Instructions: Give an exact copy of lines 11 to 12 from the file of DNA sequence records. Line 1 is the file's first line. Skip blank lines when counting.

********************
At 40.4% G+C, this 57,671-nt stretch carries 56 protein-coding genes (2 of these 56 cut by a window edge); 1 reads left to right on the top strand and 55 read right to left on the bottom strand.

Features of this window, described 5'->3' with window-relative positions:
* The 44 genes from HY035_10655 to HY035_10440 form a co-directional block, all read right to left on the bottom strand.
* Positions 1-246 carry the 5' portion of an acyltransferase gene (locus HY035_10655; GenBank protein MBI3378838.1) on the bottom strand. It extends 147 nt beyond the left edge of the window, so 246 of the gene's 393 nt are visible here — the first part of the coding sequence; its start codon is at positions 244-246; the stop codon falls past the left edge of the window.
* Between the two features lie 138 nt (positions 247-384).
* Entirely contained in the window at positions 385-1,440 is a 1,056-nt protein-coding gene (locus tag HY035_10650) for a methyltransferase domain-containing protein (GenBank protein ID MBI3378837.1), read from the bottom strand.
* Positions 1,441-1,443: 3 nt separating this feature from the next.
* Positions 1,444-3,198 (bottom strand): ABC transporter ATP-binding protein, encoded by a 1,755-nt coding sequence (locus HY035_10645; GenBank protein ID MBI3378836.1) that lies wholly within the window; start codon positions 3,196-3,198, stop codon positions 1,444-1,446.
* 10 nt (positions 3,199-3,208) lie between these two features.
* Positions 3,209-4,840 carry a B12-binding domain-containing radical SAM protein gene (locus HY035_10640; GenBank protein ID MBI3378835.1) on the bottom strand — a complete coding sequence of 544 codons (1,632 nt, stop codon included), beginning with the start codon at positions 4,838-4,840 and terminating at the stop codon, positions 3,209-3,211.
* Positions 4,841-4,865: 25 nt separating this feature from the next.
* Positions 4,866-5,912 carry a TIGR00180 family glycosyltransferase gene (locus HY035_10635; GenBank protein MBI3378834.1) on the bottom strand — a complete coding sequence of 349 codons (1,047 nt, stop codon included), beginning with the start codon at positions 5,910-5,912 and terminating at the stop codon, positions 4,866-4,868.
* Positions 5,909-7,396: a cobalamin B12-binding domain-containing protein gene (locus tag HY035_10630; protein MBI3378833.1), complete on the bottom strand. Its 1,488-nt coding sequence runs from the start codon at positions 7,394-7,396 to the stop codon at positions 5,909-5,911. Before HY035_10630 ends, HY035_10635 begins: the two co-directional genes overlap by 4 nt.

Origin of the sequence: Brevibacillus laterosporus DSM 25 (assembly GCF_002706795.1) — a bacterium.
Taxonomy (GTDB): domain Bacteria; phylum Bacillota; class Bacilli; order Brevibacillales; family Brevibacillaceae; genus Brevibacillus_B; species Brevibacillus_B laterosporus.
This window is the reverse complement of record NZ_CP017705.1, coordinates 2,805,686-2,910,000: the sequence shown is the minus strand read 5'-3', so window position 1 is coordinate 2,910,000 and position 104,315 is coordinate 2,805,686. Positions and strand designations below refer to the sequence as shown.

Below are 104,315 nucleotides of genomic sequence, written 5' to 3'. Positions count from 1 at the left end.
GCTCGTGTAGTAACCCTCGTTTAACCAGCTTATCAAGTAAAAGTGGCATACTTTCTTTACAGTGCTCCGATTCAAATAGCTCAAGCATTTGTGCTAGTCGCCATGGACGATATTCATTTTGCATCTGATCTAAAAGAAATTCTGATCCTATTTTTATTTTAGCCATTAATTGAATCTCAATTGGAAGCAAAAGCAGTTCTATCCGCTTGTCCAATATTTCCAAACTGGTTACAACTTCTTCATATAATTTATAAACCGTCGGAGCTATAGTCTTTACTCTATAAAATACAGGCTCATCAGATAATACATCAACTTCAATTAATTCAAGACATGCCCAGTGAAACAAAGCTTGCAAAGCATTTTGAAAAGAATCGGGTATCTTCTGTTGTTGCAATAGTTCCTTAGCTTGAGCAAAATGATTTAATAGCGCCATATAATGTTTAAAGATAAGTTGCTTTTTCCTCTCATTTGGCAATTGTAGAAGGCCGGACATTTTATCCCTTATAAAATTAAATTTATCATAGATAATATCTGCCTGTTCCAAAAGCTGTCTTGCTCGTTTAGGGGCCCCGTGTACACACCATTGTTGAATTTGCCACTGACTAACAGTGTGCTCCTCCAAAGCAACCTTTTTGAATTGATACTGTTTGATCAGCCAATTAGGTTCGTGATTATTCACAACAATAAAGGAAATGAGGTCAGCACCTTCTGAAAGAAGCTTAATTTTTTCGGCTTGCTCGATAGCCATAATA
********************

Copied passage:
* Positions 4,841-4,865: 25 nt separating this feature from the next.
* Positions 4,866-5,912 carry a TIGR00180 family glycosyltransferase gene (locus HY035_10635; GenBank protein MBI3378834.1) on the bottom strand — a complete coding sequence of 349 codons (1,047 nt, stop codon included), beginning with the start codon at positions 5,910-5,912 and terminating at the stop codon, positions 4,866-4,868.